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Hollywood history lesson, in four-track stereo

The cinematheque celebrates the unheralded history of magnetic sound with a weeklong series of screenings.

November 29, 2002|Susan King | Times Staff Writer

When Americans were staying home in droves to watch a newfangled device called television in the late '40s and early '50s, the feature film world went into a panic trying to figure out ways to lure audiences back into the theaters. Hollywood soon discovered that a sure-fire way to get people out of their houses was to make the movies bigger and louder.

In 1952, moviegoers were treated to the big-screen-experience travelogue "This Is Cinerama." The following year, 20th Century Fox introduced the 35-millimeter wide-screen process CinemaScope and four-track magnetic stereo sound with its religious epic, "The Robe."

When "The Robe" was released, says Dennis Bartok, program manager of the American Cinematheque, audiences were enraptured with the big screen image and "hearing sound like they had never heard before. It really must have been eye-opening and ear-opening. It is something we take for granted, especially now when you have THX sound systems and digital sound systems. This was actually a big marketing tool for the studios."

It is rare to see and hear a four-track magnetic stereo CinemaScope print these days. "The sound striping on the film itself was kind of fragile," Bartok says. "It tended to wear out and get damaged really quickly. If the print wasn't handled carefully, it would get damaged." Making matters worse, "the magnetic strip over time would oxidize and that process would hasten the deterioration of the film print itself."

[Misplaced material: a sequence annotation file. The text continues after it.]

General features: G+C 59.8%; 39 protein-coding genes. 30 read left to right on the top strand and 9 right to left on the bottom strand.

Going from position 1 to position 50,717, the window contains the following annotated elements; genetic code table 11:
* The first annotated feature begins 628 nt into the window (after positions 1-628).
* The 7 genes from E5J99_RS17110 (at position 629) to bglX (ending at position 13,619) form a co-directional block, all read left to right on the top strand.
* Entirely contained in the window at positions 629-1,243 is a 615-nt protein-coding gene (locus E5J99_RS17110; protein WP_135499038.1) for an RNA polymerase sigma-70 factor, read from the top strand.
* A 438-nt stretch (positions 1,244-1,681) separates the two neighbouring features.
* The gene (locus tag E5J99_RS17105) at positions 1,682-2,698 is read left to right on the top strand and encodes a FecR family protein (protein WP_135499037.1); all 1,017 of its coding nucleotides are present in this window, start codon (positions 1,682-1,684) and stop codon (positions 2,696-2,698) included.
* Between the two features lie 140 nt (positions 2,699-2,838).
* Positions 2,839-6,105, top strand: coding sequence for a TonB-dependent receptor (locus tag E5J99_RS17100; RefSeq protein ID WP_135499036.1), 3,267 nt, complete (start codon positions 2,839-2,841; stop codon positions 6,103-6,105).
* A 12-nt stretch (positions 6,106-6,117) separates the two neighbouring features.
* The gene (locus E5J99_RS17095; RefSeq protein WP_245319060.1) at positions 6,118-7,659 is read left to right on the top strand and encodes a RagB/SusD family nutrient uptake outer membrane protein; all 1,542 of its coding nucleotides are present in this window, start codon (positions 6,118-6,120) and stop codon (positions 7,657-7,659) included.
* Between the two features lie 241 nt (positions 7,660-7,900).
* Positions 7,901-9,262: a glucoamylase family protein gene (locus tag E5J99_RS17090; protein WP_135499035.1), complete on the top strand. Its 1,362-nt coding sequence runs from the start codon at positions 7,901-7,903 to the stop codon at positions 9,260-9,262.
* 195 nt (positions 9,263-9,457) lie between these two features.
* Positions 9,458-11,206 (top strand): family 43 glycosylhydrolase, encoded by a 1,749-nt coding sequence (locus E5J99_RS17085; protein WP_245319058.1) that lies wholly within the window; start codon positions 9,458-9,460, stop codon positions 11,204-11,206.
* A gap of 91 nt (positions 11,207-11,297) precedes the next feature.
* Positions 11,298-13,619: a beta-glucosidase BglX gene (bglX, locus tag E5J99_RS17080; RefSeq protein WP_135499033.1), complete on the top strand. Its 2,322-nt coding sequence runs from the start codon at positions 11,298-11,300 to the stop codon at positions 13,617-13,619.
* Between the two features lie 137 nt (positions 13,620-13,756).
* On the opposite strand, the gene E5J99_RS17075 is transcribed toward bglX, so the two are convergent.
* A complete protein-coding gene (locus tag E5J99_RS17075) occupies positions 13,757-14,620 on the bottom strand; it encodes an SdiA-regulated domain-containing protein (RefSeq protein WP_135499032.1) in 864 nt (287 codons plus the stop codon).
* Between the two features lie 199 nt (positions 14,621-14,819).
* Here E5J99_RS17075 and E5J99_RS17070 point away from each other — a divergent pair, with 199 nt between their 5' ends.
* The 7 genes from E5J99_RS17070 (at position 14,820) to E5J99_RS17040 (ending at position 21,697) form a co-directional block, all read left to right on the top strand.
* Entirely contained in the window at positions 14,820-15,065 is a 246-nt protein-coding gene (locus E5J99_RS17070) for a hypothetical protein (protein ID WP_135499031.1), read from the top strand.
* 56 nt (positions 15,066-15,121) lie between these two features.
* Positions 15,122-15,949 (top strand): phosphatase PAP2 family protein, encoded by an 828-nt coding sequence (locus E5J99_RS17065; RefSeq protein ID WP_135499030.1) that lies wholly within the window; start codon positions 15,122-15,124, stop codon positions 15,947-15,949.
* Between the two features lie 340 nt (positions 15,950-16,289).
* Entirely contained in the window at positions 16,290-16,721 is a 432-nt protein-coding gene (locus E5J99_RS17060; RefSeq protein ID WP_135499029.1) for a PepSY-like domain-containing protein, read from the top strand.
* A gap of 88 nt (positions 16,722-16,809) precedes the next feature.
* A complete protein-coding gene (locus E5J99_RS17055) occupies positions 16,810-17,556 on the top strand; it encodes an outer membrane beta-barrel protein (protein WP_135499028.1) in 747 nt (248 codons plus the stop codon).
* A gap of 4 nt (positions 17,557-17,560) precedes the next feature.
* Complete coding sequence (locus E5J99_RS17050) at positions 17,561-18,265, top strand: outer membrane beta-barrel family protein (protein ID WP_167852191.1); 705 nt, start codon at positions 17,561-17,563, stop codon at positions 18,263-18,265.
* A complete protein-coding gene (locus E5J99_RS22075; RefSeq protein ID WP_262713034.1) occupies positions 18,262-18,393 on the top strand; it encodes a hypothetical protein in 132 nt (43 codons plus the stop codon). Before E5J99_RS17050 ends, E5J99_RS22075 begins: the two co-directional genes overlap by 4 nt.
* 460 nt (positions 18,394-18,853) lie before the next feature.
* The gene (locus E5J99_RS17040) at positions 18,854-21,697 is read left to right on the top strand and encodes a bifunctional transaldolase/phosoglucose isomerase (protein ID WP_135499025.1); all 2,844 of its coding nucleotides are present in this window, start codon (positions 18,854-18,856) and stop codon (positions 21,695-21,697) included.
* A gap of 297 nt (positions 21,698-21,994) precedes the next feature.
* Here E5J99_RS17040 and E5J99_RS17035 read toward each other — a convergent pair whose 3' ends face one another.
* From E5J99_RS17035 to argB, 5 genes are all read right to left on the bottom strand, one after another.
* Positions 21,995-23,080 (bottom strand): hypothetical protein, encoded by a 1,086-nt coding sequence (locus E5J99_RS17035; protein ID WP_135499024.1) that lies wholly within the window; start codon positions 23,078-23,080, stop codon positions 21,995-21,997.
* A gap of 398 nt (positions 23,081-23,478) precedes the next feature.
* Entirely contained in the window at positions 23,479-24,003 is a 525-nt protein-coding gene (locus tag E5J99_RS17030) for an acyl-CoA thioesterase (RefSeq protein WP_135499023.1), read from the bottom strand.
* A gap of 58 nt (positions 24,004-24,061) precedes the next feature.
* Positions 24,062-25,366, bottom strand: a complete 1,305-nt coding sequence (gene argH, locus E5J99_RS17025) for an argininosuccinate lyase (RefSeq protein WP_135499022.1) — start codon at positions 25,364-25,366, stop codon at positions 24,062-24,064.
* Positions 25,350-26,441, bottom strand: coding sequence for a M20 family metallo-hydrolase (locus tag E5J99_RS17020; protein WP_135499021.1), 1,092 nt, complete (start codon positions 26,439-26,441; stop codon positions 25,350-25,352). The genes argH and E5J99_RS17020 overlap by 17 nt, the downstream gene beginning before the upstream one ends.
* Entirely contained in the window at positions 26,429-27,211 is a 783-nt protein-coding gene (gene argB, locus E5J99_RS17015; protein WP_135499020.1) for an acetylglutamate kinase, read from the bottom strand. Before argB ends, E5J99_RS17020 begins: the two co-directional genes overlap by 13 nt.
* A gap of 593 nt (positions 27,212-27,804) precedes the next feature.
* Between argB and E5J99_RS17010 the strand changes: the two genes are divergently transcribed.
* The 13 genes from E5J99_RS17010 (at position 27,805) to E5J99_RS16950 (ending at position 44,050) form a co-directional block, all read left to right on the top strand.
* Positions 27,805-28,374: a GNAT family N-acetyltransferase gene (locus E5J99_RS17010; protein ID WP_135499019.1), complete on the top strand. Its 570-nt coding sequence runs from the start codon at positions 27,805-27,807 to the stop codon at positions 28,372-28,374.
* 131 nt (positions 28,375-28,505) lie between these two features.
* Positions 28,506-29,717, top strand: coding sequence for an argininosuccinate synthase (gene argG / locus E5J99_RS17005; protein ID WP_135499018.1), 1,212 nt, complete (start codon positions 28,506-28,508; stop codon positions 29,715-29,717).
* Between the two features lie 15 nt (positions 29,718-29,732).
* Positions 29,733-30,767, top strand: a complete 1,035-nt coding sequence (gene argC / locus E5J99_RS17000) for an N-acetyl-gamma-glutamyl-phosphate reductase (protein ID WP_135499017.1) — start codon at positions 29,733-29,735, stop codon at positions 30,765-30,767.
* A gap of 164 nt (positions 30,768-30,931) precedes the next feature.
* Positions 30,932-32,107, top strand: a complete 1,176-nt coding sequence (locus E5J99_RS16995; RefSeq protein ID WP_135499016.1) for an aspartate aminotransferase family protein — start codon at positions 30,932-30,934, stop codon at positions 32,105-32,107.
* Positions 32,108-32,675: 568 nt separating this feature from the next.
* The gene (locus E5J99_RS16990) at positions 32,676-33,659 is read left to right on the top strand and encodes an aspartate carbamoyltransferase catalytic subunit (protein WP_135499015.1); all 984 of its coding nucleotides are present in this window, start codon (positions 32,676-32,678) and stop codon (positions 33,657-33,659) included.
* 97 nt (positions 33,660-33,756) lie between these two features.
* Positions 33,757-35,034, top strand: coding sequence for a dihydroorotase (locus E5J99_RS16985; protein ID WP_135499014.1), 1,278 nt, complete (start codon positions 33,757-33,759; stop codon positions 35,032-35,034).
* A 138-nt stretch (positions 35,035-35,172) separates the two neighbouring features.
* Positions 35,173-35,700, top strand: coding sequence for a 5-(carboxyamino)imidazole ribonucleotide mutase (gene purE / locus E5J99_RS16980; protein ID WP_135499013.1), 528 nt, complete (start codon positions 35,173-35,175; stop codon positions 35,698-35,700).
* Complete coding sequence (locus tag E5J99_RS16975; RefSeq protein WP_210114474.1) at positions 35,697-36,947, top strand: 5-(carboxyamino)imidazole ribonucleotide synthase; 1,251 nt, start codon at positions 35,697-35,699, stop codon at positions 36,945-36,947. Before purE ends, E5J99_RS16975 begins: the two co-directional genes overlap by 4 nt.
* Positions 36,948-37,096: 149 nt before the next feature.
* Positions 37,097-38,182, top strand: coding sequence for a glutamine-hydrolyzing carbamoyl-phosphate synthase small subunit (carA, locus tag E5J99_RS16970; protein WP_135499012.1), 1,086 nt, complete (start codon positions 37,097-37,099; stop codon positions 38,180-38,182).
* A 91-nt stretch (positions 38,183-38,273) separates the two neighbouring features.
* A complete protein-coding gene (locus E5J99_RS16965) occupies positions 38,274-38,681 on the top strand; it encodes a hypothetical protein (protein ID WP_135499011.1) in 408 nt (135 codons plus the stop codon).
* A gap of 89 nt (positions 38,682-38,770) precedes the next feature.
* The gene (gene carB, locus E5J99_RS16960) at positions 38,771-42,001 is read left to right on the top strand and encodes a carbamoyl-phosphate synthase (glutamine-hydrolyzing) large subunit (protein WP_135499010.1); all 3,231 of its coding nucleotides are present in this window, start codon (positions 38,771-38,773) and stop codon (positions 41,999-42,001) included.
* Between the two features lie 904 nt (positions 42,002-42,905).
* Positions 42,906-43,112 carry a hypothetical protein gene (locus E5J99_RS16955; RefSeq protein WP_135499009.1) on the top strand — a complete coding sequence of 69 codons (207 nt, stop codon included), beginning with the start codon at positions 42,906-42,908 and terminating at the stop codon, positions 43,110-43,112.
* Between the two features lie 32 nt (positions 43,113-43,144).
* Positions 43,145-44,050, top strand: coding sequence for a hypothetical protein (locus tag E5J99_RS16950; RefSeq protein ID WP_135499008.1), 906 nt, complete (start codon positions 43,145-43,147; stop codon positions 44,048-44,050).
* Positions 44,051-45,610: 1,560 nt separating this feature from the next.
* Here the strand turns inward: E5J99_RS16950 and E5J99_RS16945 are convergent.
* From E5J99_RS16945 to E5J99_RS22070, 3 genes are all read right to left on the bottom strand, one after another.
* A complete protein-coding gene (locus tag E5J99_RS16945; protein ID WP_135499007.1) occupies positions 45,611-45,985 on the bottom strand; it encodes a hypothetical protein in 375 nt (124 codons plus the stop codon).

But the real death knell of four-track magnetic stereo was the 1977 release of "Star Wars" in optical stereo sound. Two of the last films released in four-track were "Scarface" and "Yentl" in 1983. "With 'Star Wars,' theater owners started to change over to Dolby optical," Bartok says. "It was much easier and the prints lasted longer."

The American Cinematheque is celebrating the unique, rich sound of four-track magnetic stereo with its weeklong festival, "Dimensions in Sound: A Celebration of 4-Track Magnetic Stereo in Film!"

The festival opens tonight with an original four-track Technicolor print of the 1959 production of the Gershwin opera "Porgy & Bess," starring Sidney Poitier and Dorothy Dandridge. Brock Peters, who is featured in the film, Hope Preminger, the widow of the film's director, Otto Preminger, and his brother, Ingo Preminger, are to appear.

Other films in the festival include the musicals "Thoroughly Modern Millie" -- co-star Carol Channing is scheduled to attend -- and "Sweet Charity" on Saturday, Brian DePalma's "Scarface" (Dec. 6) and one of cinema's legendary turkeys, "The Conqueror" (Dec. 7), with John Wayne as Genghis Khan.

Four-track magnetic stereo involved "striping four separate tracks of magnetic sound onto the 35-millimeter print, which were read by magnetic sound heads on [the] projectors themselves," Bartok says. "The four tracks represented right, left, center and surround sound."